Pennsylvania is excepting to add 720 new employees to accommodate the influx of new healthcare enrollees if Healthy PA goes into effect.
According to the Department of Public Welfare, the additional jobs would be permanent and spread across the state. Funding for the new hires would come from the federal government.
Healthy Pa is Gov. Tom Corbett's answer to the option to expand Medicaid through the Affordable Care Act. The administration rejected the expansion, saying it would cost Pennsylvania taxpayers. Corbett and his team then began to negotiate a waiver to allow the state to launch a hybrid program that the administration says is expected to serve some 500,000 low income Pennsylvanians.
David Spishock, budget director for Department of Public Welfare, said he suspects the number will grow.
“They may come in thinking they’re coming in to Healthy PA, but we find out they’re actually eligible for Medicaid so we’re probably closer to looking at a little over 600,000 people coming into the system,” he said.
With such an overwhelming amount of people projected to sign up for healthcare benefits, the state was compelled to hire more workers.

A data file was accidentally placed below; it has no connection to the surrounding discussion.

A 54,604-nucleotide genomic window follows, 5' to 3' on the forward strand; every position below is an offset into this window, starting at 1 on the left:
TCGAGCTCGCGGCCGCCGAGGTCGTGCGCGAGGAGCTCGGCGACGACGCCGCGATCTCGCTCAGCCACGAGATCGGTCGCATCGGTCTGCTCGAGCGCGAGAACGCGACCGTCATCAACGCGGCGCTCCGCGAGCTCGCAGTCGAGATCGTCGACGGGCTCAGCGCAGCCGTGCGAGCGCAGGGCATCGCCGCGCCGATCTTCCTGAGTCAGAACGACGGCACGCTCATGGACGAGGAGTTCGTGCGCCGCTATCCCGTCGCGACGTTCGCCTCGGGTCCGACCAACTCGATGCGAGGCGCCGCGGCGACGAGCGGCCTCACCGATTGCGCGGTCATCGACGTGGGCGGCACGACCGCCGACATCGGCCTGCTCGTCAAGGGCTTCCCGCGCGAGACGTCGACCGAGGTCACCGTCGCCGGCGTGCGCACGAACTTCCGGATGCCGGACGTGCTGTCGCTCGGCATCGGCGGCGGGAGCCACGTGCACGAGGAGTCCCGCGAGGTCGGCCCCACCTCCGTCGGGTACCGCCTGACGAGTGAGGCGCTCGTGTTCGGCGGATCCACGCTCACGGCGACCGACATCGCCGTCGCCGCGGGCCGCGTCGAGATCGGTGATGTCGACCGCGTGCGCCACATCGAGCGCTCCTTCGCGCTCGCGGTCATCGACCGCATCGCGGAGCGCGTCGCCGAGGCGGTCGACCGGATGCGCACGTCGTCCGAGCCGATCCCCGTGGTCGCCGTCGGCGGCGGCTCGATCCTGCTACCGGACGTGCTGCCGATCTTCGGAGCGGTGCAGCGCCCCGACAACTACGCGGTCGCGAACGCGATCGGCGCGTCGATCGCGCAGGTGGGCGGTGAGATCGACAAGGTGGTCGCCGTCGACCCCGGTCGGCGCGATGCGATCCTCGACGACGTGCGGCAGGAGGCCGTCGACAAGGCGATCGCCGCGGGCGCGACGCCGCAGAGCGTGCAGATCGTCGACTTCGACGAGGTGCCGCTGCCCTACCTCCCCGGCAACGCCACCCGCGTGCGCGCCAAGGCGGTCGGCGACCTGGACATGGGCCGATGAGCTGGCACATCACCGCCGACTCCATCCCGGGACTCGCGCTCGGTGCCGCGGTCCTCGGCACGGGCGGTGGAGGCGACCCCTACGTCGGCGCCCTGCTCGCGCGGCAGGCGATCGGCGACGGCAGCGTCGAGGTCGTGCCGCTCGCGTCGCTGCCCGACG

“The burden on our case workers is enormous," Spishock said. "Caseworkers are probably overworked right now.”
New case workers, 606 of them, will be assigned to the county assistance offices scattered throughout the state and additional new employees will be added in regional offices and at the main office in Harrisburg.
According to Spishock, the Affordable Care Act would have cost the state $218 million in 2014/15, but contends Healthy PA will save the state $125 million. Those numbers are under dispute. A spokesperson for House Democratic Leader Frank Dermody says other sources predict a greater savings through simple expansion of Medicaid.
The state is projecting to spend $133 million with $40 million of that going to the 720 new jobs and IT changes that come with hiring new people.